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(667d) Unified Treatment of Scheduling and Control: Same Story, Different Dynamics?

Risbeck, M., University of Wisconsin--Madison
Maravelias, C. T., University of Wisconsin-Madison
Rawlings, J. B., University of Wisconsin-Madison
Traditionally, scheduling and control are viewed as two related but very different endeavors. For scheduling, the main decisions are typically discrete yes/no choices; the models capture only important discrete events but include many units; and, the objective is generally economic in some sense (minimize, e.g., cost or earliness). For control, the decisions are almost always continuous in nature; the models describe detailed temporal dynamics of the system but are local in scope; and, the objective function is artificially designed to drive the system to a predetermined setpoint. Despite these differences, both problems can be addressed by formulating a mathematical optimization and solving it repeatedly as new information is received. For control systems, re-optimization is necessary to correct for unmeasured disturbances or to respond to changes in setpoint, and these same general considerations also trigger rescheduling. While the timescales may be quite different (in terms of both the horizon of optimization and how frequently optimization is performed), this similarity begs the question of whether the two disciplines can be unified under a single mathematical treatment. In this presentation, we advance the idea that certain classes of scheduling and control problems are indeed two variants of the same overall problem that differ only in their respective system dynamics and decision space, and thus can be analyzed using a common set of tools.

To start, we revisit previous work that shows how a common scheduling model can be written in state-space form. This abstraction allows the model to be viewed as a dynamic system rather than as a set of combinatorial constraints. Next, we discuss results showing that, with suitable assumptions, the presence of discrete-valued control inputs does not affect the stability properties of model predictive control (MPC). Combining these ideas, we show that economically optimizing scheduling and control problems can both be viewed as cases of dynamic real-time optimization or economic MPC, which has important ramifications for closed-loop implementation. For example, without end constraints, dynamic economic optimization often exhibits the so-called "turnpike" property, whereby the system follows an optimal (or near-optimal) trajectory throughout most of the horizon, but at the end sharply deviates in pursuit of lower cost without regard for what the system will do after the prediction horizon. This behavior has two main effects: first, a given schedule remains useful for only part of its prediction horizon; and second, that it becomes very difficult to prove anything about closed-loop performance. However, by using a recursively feasible reference trajectory (e.g., a periodic solution) as an end constraint, it is possible to show that, in the nominal case, closed-loop cost will asymptotically be no worse than that of the reference trajectory. This and other types of terminal constraints can shrink the necessary prediction horizon, which allows optimization to be performed more rapidly, i.e., in real time instead of just when some specific upset triggers a reschedule. Thus, the decisions made in closed loop remain nearly optimal (as they are taken from the beginning of the prediction horizon, rather than the end) to achieve low closed-loop cost.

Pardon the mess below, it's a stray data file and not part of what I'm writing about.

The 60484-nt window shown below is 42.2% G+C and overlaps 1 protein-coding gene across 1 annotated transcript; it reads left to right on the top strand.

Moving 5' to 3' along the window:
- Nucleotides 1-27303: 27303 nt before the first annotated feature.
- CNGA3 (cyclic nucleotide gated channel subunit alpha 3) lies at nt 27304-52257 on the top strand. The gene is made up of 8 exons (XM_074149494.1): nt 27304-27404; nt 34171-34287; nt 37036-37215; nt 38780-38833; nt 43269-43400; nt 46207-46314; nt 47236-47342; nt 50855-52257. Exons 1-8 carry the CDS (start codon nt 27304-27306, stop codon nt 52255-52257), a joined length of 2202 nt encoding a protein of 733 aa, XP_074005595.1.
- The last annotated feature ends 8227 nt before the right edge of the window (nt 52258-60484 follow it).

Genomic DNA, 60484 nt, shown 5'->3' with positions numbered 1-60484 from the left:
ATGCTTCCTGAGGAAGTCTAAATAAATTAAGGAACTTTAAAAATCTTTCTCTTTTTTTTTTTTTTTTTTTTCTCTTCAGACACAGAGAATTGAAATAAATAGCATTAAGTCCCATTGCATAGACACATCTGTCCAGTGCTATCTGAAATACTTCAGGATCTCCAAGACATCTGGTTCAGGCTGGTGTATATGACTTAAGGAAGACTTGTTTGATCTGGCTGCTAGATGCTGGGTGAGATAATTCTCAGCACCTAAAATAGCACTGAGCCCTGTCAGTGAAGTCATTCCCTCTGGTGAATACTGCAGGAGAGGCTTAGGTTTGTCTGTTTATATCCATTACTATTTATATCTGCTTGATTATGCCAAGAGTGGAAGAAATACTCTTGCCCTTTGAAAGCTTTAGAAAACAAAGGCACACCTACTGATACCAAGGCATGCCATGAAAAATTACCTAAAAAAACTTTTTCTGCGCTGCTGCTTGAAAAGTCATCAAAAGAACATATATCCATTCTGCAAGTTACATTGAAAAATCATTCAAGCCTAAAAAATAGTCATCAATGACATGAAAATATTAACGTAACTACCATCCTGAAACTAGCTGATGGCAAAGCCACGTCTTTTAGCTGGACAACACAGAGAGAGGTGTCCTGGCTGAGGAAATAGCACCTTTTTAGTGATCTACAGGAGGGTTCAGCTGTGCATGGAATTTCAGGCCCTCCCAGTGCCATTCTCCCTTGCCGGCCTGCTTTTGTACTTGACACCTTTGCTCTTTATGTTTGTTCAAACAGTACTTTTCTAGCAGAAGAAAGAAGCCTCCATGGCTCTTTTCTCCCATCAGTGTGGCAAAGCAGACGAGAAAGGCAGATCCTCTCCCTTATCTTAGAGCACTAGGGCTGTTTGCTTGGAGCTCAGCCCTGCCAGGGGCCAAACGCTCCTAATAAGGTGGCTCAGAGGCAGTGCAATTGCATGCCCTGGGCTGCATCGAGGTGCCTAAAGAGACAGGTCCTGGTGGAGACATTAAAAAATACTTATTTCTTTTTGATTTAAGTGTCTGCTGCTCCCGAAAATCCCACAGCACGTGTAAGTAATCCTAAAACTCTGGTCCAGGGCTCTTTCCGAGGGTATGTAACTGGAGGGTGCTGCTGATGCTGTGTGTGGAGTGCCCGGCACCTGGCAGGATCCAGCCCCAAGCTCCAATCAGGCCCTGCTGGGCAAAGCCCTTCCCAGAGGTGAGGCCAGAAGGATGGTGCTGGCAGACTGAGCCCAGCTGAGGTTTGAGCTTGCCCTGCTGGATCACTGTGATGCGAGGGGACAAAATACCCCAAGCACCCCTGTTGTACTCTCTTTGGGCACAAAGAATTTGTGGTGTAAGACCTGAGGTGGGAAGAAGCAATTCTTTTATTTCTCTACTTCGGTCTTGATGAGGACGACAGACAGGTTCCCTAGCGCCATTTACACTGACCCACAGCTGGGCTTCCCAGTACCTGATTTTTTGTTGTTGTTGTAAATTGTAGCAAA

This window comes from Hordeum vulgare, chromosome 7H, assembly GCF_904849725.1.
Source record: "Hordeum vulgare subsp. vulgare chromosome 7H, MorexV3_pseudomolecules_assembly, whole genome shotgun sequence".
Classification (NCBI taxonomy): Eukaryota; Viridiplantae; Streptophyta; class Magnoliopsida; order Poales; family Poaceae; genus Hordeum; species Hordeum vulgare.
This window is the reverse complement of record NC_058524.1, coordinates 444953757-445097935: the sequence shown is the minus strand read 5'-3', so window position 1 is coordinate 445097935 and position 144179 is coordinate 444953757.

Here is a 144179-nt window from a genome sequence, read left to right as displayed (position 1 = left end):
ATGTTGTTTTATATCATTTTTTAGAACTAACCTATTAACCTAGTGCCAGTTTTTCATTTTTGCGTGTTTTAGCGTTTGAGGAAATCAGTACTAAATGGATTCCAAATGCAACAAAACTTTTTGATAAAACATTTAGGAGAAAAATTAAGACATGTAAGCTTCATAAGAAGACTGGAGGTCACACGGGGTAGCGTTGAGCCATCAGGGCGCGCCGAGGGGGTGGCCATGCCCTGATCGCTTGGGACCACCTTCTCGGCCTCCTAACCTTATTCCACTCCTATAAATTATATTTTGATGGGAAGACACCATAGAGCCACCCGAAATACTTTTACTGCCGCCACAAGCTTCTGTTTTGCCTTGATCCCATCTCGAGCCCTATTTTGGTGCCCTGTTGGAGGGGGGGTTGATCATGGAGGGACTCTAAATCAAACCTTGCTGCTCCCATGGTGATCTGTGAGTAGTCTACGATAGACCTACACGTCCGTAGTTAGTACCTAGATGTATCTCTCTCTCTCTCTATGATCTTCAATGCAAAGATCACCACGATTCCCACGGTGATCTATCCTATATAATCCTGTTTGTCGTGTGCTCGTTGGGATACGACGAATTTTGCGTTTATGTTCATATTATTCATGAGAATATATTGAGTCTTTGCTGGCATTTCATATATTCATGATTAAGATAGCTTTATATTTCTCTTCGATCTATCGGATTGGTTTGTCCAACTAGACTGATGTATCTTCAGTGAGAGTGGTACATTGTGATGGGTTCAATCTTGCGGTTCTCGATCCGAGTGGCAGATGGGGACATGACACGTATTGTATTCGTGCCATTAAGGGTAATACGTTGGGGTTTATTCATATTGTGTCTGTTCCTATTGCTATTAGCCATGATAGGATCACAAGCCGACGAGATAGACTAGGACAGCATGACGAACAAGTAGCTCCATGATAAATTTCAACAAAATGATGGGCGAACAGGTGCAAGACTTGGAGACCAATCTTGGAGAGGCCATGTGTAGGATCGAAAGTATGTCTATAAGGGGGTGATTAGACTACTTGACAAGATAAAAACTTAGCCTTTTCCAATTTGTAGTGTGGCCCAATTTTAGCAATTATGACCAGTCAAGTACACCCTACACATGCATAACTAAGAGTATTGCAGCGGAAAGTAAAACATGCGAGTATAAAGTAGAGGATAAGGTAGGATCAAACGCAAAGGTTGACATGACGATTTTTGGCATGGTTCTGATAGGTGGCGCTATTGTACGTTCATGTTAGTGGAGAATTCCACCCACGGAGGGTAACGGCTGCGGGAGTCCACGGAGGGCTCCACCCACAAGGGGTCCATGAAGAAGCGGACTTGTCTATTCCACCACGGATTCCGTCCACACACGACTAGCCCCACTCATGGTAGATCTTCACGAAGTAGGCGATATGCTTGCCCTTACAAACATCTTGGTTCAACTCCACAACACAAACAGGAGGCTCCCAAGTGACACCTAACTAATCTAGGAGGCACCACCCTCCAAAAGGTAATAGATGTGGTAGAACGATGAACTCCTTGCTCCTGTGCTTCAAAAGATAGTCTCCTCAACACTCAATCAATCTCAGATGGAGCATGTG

While it is important to understand the nominal properties of the closed-loop system, real systems always deviate from their models due to external disturbances, modeling errors, etc. Thus, we also examine what robustness properties can be applied to economic scheduling and control problems when the realized system behavior does not match the model's predictions. With a tracking objective, it can be shown that MPC is inherently robust (i.e., cannot be destabilized by small disturbances) even when discrete and continuous actuators are present. However, in economic contexts, these guarantees may no longer apply, and further, it is rare that scheduling environments are subject only to vanishingly small disturbances. Thus, using several small example systems, we examine whether nominal online optimization performs well when subject to disturbances despite having fewer theoretical guarantees. We then conclude with some directions for future research. The overall goal is to use insights from scheduling and control to advance a unified perspective that increases the applicability and improves the performance of closed-loop online dynamic optimization techniques.

Works Cited

  1. Subramanian, K., Maravelias, C.T., Rawlings, J.B., 2012. A state-space model for chemical production scheduling. Comput. Chem. Eng. 47, 97-160.

  2. Rawlings, J.B., Risbeck, M.J., 2017. Model predictive control with discrete actuators: Theory and application. Automatica 78, 258-265.

  3. Gupta, D., Maravelias, C.T., 2016. On deterministic scheduling: Major considerations, paradoxes, and remedies. Comput. Chem. Eng. 94, 312-330.

  4. Angeli, D., Amrit, R., Rawlings, J.B., 2012. On average performance and stability of economic model predictive control. IEEE Trans. Auto. Cont. 57, 1615-1626.